and authority to the Roman see, fpected, and was thus imperceptibly Such were the means by which the dominion in the eaft. In the west its causes. The declining power and emperors, left the authority of the imperial city almost without contro over, and triumphs of the barbaris prejudicial to his rising dominion, to its advancement. For the kings empire, were only solicitous about ficient degree of Itability to their re when they perceived the subjection shops, and the dependance of the bit tif, they immediately resolved to re their interests, by loading him with rious kinds.

Among all the prelates who rul ing this century, there was none wh and success, the authority and prete as Leo, commonly surnamed the G observed, that neither he, nor the o were able to overcome all the obsta way, nor the various checks which Many examples might be alledged in cularly the case of the Africans, wh could engage to submit the decifion the determination of their causes to

« The vices of the clergy were n mous lengths, and all the writers o bity and virtue render them worthy their accounts of the luxury, arroga oufnefs of the facerdotal orders. those of the firft rank, created var who managed for them the affairs of courts were gradually formed, wher gave audience, and received the ho tude. The office of a presbyter was and eminent nature, that Martin, dacious as to maintain at a public peror was inferior, in dignity, to or deacons, their pride and licentiousnes vous complaints, as appears from the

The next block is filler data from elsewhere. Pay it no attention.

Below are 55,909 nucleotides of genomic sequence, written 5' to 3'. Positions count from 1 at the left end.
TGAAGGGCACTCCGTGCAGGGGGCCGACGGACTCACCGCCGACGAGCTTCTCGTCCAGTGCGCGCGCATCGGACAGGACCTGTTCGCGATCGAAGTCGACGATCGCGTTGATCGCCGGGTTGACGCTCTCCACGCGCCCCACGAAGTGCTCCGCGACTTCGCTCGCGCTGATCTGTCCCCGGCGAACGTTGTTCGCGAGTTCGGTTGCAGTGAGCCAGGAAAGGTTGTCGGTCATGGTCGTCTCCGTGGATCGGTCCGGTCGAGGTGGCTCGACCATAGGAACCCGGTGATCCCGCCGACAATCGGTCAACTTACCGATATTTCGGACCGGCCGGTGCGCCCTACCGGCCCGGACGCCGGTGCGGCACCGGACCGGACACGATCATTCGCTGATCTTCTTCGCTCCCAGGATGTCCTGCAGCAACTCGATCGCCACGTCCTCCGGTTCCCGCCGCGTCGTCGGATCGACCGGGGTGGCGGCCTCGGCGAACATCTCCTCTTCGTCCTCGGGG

• Thele opprobrious stains, in th would never have been supported, mankind been sunk in superstition ar neral formed their ideas of the righ

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ministers, from the model exhibited by the facerdotal orders among the Hebrews, the Greeks, and Romans, during the law of Moses, and the darkness of paganism. The barbarous nations also, those fierce and warlike Germans, who, after the dee' feat of the Romans, divided among them the western empire, bore, with the utmost patience and moderation, both the dominion and vices of the bishops and priests, because, upon their conversion to Christianity, they became naturally subject to their jurisdiction ; and fill more, because they looked upon the minifters of Christ, as invested with the same rights and privileges, which distinguished the priefts of their fictitious deities.

• The corruption of that orders wito were appointed to promote, by their doctrine and examples, the sacred interefts of piety and virtue, will appear less surprizing when we consider, that multitudes of people of all kinds were every where admitted without examination and without choice into the body of the clergy, the greatest part of whom had no other view, than the enjoyment of a lazy and inglorious repose. Many of these ecclefiaftics were confined to no fixed places or assemblies, had no employment of any kind, but fauntered about wherever they pleased, gaining their maintenance by imposing upon the ignorant multitude, and sometimes by mean and dishonest practices.